Indeed, gender norms should receive special official focus in education systems, curricula and teacher training. Students must know the laws and recognize that women are entitled to an equal voice in the home and in society. Education helps girls and women develop their voice and the capacity to aspire to equality, based on the recognition of themselves as equal persons. We must include gender education in our core curriculum along with or as part of human rights education. This inclusion will help reduce one more gender gap—that of limiting the reproduction of inequality across generations—by enabling both boys and girls to examine gendered construction of identities and social norms, the underlying structures that perpetuate inequality, and to unlearn negative and harmful ideas about gender.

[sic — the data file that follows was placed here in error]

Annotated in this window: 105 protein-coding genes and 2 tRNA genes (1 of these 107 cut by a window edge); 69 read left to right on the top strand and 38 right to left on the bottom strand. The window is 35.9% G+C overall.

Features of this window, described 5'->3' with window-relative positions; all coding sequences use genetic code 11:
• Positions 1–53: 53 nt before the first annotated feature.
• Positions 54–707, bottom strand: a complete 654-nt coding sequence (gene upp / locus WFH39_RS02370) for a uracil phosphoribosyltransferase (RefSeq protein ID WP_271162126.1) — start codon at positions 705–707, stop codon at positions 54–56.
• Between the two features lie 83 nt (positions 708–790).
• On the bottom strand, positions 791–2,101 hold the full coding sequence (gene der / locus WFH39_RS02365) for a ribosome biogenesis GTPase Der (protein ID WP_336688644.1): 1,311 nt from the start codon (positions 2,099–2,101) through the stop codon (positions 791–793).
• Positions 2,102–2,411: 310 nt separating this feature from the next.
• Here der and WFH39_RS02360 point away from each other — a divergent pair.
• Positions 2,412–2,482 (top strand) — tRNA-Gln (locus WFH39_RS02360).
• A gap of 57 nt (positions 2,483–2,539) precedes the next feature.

In order for gender education to be included in national curricula, it is necessary for ministries of education to approve and initiate a process whereby academics, gender experts, practitioners and educationists can work collaboratively to develop a graded curriculum for gender education, along with related teacher training courses. Schools provide an opportunity for intellectual discussions about gender roles, responsibilities and resulting power relations, which could help students gain a clearer perspective about what “equality” means in democratic societies. Making gender education a curricular subject will make the issue “official” and legitimate and create a generation of more egalitarian gender norms. A concerted effort is required by the international education and development community to influence policy at the country level in this direction.
Strategy #3: Include Men in the Conversation